5 ways to take home schooling into the garden

Children love to explore nature - and to get mucky. Here's how to make the most of time in the garden with them to enrich their education…

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While schools might be sending out work for children to do, it can sometimes be difficult for them to concentrate outside the classroom. After all, with all their favourite toys, not to mention the telly and other screens, there are plenty of distractions at home.

If you’re struggling with home schooling, outdoor activities for kids are a great way for them to learn. Even if you don't have your own outdoor space, you can still help them discover all about plants, flowers and nature with a window box.

And don’t worry if it doesn’t sound like proper schoolwork – there are so many educational benefits of gardening. Kids can learn about patience and responsibility, as well as problem solving and organisation.

However old they are, there’s lots they can learn outside. Younger ones may not be ready for heavy lifting, but they can learn lots about how things grow from planting and tending to things in their very own little kids garden.

If you do have a garden, you could try giving them their own plot. Keep it very small and ensure it has lots of light so it's easy to grow things. Here are some ideas for things they can do with it.

1. Plant seeds and watch them grow - fast

For very young ones, even a week is an eternity. So, when introducing them to how things grow, it's best to start with fast-growing plants like cress, sunflowers or sweet peas.

Let them dig holes for the seeds, put them in place and cover them with soil. Then each day they can check for progress and water their seedlings to help them along.

2. Let them grow their own food

When they've mastered growing their first plants, why not branch out into planting something they can eat? They'll learn so much about where food comes from and will have results they can really be proud of – and eat.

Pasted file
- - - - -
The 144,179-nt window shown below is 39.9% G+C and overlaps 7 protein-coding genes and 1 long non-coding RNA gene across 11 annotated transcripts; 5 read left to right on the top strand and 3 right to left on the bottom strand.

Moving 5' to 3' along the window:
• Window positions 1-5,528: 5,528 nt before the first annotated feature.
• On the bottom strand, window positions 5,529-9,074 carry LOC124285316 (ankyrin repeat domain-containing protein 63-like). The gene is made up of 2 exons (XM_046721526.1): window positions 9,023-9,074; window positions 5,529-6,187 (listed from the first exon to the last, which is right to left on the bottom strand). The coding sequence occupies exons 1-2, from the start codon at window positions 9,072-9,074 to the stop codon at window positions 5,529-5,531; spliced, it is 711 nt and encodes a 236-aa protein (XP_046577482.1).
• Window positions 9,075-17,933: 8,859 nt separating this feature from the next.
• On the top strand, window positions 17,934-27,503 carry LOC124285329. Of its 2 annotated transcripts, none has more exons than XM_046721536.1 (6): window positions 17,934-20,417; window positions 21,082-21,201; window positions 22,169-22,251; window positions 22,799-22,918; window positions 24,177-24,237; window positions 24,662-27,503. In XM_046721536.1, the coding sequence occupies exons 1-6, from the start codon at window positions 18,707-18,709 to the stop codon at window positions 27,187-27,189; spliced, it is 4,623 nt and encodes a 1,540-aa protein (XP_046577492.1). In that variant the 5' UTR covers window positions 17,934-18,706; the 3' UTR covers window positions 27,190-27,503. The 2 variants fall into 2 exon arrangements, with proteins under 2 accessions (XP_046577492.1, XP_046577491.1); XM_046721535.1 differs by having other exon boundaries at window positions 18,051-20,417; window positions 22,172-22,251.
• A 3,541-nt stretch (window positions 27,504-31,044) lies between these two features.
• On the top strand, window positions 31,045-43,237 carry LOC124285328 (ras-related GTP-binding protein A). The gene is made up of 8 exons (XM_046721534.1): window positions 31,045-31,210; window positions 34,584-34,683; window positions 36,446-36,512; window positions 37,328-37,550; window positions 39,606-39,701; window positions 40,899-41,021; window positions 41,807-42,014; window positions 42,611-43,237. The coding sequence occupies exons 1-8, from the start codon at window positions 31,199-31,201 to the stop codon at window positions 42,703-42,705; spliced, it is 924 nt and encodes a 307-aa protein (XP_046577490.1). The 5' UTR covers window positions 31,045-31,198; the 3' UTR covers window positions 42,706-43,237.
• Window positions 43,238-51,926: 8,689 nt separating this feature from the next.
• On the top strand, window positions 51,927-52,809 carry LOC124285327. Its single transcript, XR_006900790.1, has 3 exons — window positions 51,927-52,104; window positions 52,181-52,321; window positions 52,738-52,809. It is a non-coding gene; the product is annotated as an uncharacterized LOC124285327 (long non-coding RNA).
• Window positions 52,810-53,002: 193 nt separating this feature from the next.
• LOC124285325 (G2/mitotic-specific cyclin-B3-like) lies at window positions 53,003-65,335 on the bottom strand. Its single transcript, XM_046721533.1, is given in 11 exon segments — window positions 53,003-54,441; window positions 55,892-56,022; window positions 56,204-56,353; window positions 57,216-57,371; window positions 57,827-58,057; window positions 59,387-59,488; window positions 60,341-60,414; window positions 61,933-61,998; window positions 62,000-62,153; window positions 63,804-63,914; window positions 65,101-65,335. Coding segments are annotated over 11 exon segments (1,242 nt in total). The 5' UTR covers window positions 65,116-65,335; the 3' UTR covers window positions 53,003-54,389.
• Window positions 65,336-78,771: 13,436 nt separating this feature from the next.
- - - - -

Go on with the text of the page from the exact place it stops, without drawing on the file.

Runner beans, radishes and lettuce are all quite easy to grow. And even fussy eaters will be more likely to try something new when they made it themselves.

3. Give them their own mini-tools

Even if they're not quite ready to turn over the flowerbeds just yet, toddlers can still help dig holes for seeds and water plants as they tend their little patch.

Having their own small watering can, rake, trowel and spade can help their growing sense of independence and build their motor skills. For older kids, kit them out with wellies or tools of their choice – or let them get arty and customise their own! You can order these online from the usual DIY stores, large supermarkets or garden centres. Alternatively, Bulldog Tools has worked with the Royal Horticultural Society’s Campaign for School Gardening and offers tools for kids made in Britain and in exactly the same way as the larger tools for adults.

4. Label the plants

Every gardener needs to know what they're growing, and your little helper is no different. Creating labels for your plants is a great rainy-day activity for them.

Try collecting some smooth pebbles and giving them to your child to paint. They can use pretty colours and you can help them write the name of the plant - perhaps with a picture of how it will look.

5. Learn around the subject

Even if you don’t have the outside space to let them learn practically from gardening, you can use it as a springboard to learn about nature and the environment. Check out Twinkl for resources.

Do your kids enjoy gardening?
Let us know your suggestions in the comments.